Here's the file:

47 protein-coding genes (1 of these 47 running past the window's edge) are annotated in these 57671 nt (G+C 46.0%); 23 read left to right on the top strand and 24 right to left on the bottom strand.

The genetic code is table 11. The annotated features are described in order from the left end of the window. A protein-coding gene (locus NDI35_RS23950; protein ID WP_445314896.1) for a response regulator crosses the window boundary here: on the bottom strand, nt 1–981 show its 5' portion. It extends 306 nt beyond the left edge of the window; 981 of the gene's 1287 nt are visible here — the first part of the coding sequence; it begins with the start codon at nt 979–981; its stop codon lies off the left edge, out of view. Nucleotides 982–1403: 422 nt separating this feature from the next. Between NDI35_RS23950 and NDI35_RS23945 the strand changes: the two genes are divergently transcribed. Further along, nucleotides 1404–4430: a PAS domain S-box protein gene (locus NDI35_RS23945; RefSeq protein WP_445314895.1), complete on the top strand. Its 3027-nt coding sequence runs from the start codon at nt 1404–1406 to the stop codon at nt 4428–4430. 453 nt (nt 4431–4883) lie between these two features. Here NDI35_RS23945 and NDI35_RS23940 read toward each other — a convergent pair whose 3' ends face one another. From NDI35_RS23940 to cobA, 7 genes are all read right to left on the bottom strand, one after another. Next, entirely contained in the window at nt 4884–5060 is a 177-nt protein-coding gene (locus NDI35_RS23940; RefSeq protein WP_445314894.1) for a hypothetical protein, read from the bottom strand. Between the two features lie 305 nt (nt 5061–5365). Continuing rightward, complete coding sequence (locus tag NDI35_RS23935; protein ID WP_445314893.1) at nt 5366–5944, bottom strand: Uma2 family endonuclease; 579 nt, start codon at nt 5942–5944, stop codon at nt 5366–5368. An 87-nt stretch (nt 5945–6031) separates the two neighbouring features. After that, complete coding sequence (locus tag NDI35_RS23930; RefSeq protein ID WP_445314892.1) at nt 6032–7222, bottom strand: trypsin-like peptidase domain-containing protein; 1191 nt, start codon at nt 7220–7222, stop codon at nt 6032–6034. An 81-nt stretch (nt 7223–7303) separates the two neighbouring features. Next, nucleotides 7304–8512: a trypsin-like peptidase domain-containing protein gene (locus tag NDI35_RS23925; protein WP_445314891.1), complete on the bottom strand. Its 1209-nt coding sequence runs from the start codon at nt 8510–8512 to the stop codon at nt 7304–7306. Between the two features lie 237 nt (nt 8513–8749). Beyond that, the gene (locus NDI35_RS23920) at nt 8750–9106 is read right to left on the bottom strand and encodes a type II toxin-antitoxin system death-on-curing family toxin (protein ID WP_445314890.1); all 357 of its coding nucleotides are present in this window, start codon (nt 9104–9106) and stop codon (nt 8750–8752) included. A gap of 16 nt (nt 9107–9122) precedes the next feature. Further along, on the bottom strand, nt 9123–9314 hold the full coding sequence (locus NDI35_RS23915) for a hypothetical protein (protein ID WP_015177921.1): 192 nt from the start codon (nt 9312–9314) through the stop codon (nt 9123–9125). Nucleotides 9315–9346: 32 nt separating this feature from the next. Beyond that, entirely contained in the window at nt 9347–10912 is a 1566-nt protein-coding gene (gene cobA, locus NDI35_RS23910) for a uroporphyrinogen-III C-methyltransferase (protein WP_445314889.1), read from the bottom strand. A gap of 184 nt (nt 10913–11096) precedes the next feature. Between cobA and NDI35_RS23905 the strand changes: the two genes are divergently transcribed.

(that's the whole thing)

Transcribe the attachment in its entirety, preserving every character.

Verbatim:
47 protein-coding genes (1 of these 47 running past the window's edge) are annotated in these 57671 nt (G+C 46.0%); 23 read left to right on the top strand and 24 right to left on the bottom strand.

The genetic code is table 11. The annotated features are described in order from the left end of the window. A protein-coding gene (locus NDI35_RS23950; protein ID WP_445314896.1) for a response regulator crosses the window boundary here: on the bottom strand, nt 1–981 show its 5' portion. It extends 306 nt beyond the left edge of the window; 981 of the gene's 1287 nt are visible here — the first part of the coding sequence; it begins with the start codon at nt 979–981; its stop codon lies off the left edge, out of view. Nucleotides 982–1403: 422 nt separating this feature from the next. Between NDI35_RS23950 and NDI35_RS23945 the strand changes: the two genes are divergently transcribed. Further along, nucleotides 1404–4430: a PAS domain S-box protein gene (locus NDI35_RS23945; RefSeq protein WP_445314895.1), complete on the top strand. Its 3027-nt coding sequence runs from the start codon at nt 1404–1406 to the stop codon at nt 4428–4430. 453 nt (nt 4431–4883) lie between these two features. Here NDI35_RS23945 and NDI35_RS23940 read toward each other — a convergent pair whose 3' ends face one another. From NDI35_RS23940 to cobA, 7 genes are all read right to left on the bottom strand, one after another. Next, entirely contained in the window at nt 4884–5060 is a 177-nt protein-coding gene (locus NDI35_RS23940; RefSeq protein WP_445314894.1) for a hypothetical protein, read from the bottom strand. Between the two features lie 305 nt (nt 5061–5365). Continuing rightward, complete coding sequence (locus tag NDI35_RS23935; protein ID WP_445314893.1) at nt 5366–5944, bottom strand: Uma2 family endonuclease; 579 nt, start codon at nt 5942–5944, stop codon at nt 5366–5368. An 87-nt stretch (nt 5945–6031) separates the two neighbouring features. After that, complete coding sequence (locus tag NDI35_RS23930; RefSeq protein ID WP_445314892.1) at nt 6032–7222, bottom strand: trypsin-like peptidase domain-containing protein; 1191 nt, start codon at nt 7220–7222, stop codon at nt 6032–6034. An 81-nt stretch (nt 7223–7303) separates the two neighbouring features. Next, nucleotides 7304–8512: a trypsin-like peptidase domain-containing protein gene (locus tag NDI35_RS23925; protein WP_445314891.1), complete on the bottom strand. Its 1209-nt coding sequence runs from the start codon at nt 8510–8512 to the stop codon at nt 7304–7306. Between the two features lie 237 nt (nt 8513–8749). Beyond that, the gene (locus NDI35_RS23920) at nt 8750–9106 is read right to left on the bottom strand and encodes a type II toxin-antitoxin system death-on-curing family toxin (protein ID WP_445314890.1); all 357 of its coding nucleotides are present in this window, start codon (nt 9104–9106) and stop codon (nt 8750–8752) included. A gap of 16 nt (nt 9107–9122) precedes the next feature. Further along, on the bottom strand, nt 9123–9314 hold the full coding sequence (locus NDI35_RS23915) for a hypothetical protein (protein ID WP_015177921.1): 192 nt from the start codon (nt 9312–9314) through the stop codon (nt 9123–9125). Nucleotides 9315–9346: 32 nt separating this feature from the next. Beyond that, entirely contained in the window at nt 9347–10912 is a 1566-nt protein-coding gene (gene cobA, locus NDI35_RS23910) for a uroporphyrinogen-III C-methyltransferase (protein WP_445314889.1), read from the bottom strand. A gap of 184 nt (nt 10913–11096) precedes the next feature. Between cobA and NDI35_RS23905 the strand changes: the two genes are divergently transcribed.